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International style (in architecture)

International style, in architecture, the phase of the modern movement that emerged in Europe and the United States during the 1920s. The term was first used by Philip Johnson in connection with a 1932 architectural exhibition held at the Museum of Modern Art, New York City. Architects working in the International style gave new emphasis to the expression of structure, the lightening of mass, and the enclosure of dynamic spaces. Important examples include the Bauhaus at Dessau, Germany, by Walter Gropius (1925–26) and the Villa Savoye, Poissy-sur-Seine, France, by Le Corbusier (1929–30).

See H.-R. Hitchcock and P. Johnson, The International Style (1932, repr. 1966).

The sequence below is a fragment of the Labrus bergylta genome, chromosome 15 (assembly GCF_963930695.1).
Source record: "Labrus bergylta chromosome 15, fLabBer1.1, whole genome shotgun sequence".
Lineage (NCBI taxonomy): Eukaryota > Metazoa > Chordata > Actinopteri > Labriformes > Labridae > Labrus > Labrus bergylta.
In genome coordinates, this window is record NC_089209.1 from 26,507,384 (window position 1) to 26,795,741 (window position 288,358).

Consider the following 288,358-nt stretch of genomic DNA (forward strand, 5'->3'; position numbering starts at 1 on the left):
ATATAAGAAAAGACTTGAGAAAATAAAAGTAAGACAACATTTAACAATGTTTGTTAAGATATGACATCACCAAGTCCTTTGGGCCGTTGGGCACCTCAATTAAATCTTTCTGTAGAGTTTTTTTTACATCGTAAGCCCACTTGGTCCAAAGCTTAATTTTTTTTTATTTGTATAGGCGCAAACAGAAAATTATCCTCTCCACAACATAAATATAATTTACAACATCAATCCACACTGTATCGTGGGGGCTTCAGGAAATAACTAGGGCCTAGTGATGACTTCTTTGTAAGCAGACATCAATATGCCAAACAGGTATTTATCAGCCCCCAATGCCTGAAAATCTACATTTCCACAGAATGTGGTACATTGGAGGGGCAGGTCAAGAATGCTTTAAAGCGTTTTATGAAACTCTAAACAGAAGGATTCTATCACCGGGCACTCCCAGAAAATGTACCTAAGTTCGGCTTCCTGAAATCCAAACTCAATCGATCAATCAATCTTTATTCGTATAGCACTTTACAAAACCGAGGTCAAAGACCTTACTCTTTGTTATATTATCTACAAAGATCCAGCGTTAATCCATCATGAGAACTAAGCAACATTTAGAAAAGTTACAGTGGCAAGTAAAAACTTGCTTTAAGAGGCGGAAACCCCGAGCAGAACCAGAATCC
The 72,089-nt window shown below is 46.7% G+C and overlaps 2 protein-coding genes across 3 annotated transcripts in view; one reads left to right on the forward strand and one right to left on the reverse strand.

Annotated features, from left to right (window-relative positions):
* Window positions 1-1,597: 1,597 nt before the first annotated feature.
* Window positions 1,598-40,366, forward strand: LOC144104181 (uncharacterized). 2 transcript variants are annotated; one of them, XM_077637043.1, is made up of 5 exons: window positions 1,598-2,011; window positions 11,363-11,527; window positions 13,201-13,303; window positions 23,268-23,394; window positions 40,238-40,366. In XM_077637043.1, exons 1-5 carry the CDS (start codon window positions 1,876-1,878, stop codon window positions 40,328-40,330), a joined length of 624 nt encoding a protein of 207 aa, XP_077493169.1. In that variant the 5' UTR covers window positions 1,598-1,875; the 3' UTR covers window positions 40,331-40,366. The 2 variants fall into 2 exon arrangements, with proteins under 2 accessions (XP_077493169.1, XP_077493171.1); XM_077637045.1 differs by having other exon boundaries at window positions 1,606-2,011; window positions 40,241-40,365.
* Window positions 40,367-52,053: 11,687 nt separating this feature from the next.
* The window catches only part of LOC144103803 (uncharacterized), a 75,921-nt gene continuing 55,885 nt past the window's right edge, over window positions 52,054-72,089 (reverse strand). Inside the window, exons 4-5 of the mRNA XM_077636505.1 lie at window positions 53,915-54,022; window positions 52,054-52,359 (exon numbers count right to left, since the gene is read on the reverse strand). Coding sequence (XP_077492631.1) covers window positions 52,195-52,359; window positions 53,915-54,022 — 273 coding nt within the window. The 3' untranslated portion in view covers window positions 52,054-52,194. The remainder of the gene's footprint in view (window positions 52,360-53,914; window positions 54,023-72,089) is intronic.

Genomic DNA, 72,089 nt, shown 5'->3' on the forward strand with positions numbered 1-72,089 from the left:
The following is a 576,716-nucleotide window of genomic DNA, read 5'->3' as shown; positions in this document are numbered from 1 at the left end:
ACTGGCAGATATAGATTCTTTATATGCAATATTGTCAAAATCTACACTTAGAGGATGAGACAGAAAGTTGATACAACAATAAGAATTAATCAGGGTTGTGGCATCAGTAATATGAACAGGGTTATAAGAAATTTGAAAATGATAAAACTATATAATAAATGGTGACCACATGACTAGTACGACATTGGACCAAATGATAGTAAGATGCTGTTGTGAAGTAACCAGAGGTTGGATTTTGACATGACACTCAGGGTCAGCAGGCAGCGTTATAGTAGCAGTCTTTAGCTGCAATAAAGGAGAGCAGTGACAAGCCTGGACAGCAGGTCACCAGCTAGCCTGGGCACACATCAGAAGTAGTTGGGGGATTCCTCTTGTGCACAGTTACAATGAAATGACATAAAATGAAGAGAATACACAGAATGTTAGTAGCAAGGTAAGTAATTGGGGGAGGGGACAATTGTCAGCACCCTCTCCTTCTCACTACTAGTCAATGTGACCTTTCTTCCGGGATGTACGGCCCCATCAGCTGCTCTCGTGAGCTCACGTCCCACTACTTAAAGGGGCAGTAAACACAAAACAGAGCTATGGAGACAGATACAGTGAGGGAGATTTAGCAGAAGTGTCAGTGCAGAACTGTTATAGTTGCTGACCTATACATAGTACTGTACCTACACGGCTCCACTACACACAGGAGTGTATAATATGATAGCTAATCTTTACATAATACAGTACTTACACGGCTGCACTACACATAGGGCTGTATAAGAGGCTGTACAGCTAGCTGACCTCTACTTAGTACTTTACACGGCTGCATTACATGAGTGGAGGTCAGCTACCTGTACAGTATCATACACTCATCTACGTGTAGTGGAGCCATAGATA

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International style

International style (International modern style) Name for the architectural style that developed in Europe in the 1920s and 1930s, and stresses function and abhors superfluous decoration in design. It characteristically features austere white walls, asymmetrical cubic shapes and large expanses of glass. Le Corbusier and Walter Gropius were early exponents.

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International style (in painting)

International style, in painting: see Gothic architecture and art.

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